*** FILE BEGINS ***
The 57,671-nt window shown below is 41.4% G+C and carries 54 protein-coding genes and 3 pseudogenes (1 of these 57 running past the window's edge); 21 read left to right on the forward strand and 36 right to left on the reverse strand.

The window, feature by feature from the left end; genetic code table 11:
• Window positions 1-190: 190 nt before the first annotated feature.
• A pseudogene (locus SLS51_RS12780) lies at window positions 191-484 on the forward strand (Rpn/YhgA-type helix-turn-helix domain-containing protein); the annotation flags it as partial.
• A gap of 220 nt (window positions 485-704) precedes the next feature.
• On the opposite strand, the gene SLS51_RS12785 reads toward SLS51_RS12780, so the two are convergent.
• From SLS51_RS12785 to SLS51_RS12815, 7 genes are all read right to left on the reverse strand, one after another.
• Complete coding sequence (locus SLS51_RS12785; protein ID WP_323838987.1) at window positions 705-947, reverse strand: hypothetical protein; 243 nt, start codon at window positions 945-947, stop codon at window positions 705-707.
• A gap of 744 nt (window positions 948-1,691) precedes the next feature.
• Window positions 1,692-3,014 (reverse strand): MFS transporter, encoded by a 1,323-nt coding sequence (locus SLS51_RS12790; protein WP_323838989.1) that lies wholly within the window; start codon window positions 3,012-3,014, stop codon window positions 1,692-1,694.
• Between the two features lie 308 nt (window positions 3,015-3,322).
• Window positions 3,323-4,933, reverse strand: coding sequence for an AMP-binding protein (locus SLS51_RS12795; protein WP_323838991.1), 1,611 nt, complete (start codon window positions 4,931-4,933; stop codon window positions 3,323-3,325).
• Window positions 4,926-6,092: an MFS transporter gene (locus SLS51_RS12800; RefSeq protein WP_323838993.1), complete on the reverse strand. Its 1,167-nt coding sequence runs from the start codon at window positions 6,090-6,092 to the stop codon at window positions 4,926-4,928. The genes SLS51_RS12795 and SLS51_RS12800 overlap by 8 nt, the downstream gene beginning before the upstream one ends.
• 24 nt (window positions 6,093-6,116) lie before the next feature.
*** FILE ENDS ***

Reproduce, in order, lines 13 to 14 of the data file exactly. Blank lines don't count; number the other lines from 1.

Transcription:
• Window positions 4,926-6,092: an MFS transporter gene (locus SLS51_RS12800; RefSeq protein WP_323838993.1), complete on the reverse strand. Its 1,167-nt coding sequence runs from the start codon at window positions 6,090-6,092 to the stop codon at window positions 4,926-4,928. The genes SLS51_RS12795 and SLS51_RS12800 overlap by 8 nt, the downstream gene beginning before the upstream one ends.
• 24 nt (window positions 6,093-6,116) lie before the next feature.